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Are Beaver Structures Key to Fighting Drought?

Beaver dams have been used to lower stream temperatures and restore water levels in arid parts of the West. (ramendan/Flickr)
Beaver dams have been used to lower stream temperatures and restore water levels in arid parts of the West. (ramendan/Flickr)
September 5, 2017

HELENA, Mont. – For Montana and other parts of the West to fight drought and arid conditions, taking a cue from beavers might help.

Thought to be a nuisance by some landowners, researchers are finding that the dams beavers build on creeks and rivers actually help restore them.

Researchers describe the process as "soaking the sponge," as these structures increase water levels both above and below ground.

Nathan Korb, freshwater director at The Nature Conservancy of Montana, says so-called beaver mimicry structures have increased in popularity as a way to restore fish and plant habitat.

"We're creating artificial structures that raise that water level up and then planting willows and aspens and cottonwoods along the banks – now that the water is elevated, it can support those plants – with the hope that beaver populations will recolonize the area and maintain all those benefits and that greater capacity for natural water storage," he states.

The structures also help lower water temperatures and allow streams to flow longer without drying out.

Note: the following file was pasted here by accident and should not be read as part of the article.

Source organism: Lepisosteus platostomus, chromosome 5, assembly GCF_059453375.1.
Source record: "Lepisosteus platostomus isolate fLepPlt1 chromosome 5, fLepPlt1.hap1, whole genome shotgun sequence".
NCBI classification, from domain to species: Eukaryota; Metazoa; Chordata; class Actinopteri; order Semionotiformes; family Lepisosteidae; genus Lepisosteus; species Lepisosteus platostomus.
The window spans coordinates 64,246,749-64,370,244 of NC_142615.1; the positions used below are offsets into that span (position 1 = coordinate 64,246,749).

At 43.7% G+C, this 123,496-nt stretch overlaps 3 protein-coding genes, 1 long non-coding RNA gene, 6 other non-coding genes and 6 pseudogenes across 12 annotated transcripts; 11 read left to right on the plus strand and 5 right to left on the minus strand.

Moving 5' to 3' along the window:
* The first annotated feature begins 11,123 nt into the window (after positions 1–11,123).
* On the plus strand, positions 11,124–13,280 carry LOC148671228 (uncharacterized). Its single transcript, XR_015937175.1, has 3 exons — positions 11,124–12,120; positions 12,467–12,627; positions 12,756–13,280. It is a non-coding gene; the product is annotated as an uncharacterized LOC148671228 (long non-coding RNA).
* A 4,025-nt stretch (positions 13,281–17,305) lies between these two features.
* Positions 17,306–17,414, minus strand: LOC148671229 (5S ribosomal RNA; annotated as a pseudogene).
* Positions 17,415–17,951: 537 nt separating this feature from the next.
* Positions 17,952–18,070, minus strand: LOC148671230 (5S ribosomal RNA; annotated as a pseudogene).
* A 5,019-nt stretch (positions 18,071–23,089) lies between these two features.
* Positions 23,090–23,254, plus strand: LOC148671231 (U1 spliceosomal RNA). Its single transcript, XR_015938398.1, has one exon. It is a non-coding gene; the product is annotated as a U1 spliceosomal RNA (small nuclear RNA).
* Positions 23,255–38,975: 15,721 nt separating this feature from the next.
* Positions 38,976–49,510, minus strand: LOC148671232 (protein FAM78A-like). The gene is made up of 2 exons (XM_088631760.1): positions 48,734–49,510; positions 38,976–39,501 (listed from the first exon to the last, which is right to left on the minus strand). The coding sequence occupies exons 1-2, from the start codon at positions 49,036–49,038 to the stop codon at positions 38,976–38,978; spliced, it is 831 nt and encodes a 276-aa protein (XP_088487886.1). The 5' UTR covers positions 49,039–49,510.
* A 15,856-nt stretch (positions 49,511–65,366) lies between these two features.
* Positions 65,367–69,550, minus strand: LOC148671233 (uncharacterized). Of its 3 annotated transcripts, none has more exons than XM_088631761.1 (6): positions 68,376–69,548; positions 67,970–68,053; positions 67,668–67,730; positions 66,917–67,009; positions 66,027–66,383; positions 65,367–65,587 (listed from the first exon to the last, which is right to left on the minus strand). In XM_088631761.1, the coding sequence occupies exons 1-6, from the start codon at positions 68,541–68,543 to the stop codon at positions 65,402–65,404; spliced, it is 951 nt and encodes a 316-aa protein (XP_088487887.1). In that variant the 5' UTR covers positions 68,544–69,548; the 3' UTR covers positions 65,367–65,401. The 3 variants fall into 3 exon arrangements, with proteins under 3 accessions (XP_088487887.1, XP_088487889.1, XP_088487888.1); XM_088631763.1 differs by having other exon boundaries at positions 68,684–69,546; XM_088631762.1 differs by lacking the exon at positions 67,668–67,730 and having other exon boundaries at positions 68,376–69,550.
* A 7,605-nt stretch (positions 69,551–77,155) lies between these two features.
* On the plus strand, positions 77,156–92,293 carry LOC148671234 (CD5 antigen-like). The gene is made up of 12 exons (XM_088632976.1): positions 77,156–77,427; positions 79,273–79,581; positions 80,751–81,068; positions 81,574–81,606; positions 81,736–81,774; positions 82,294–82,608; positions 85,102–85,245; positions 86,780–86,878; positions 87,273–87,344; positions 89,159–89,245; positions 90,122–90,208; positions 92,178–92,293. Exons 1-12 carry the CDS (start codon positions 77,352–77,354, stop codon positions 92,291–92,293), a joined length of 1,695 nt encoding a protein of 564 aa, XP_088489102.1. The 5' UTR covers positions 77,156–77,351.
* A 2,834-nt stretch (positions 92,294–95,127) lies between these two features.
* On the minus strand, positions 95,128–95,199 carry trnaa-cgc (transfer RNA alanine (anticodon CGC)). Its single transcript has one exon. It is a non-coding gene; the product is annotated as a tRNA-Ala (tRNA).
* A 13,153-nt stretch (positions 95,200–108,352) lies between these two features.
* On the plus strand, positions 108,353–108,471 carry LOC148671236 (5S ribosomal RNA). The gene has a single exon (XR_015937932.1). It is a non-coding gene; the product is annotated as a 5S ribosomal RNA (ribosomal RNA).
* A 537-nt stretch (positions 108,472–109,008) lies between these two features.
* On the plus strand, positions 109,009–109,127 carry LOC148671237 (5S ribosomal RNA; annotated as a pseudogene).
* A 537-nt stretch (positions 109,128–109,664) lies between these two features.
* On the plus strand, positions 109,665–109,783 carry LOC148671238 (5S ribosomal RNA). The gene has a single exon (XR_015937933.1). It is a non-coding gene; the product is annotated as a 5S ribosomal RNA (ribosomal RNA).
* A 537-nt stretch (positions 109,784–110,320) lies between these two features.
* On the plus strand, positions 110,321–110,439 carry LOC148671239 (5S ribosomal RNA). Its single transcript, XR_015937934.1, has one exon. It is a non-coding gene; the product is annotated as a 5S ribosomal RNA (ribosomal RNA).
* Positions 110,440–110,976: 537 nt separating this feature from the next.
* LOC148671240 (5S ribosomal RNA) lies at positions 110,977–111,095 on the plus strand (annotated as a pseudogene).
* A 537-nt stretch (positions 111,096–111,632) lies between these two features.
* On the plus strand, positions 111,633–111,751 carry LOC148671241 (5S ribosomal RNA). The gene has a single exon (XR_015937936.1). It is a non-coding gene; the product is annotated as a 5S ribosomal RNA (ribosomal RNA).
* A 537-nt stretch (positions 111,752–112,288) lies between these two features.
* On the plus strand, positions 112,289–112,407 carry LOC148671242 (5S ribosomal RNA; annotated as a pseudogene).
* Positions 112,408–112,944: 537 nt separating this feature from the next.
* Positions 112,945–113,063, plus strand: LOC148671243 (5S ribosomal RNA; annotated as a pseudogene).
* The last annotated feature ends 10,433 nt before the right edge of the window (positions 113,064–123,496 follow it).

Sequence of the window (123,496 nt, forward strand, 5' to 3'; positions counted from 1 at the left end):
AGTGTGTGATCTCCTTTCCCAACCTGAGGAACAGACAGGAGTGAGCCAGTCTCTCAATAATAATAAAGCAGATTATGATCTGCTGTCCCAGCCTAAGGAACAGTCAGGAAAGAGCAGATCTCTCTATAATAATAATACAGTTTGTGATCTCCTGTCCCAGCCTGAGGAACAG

Beavers were almost wiped out in the Northwest a century ago, but have made a comeback.

Korb says drought is one of the biggest threats to humans and natural systems in this area, and climate change is exacerbating it.

"Anything that we can do to address drought or make people and nature more resilient to drought is going to be a good strategy, and this is one of our best strategies for dealing with the climate change effects," he stresses.

Rebekah Levine, professor of environmental sciences at the University of Montana Western, also sees a lot of promise in mimicking beaver structures.

She says people are moving toward a future where every drop of water will be more valuable.

"In a world where we're going to be up against water resources limitations, we really need to be creative and try multiple different possible solutions,” she stresses. “And this is a really great idea, and we just need to keep testing it."

Eric Tegethoff, Public News Service - MT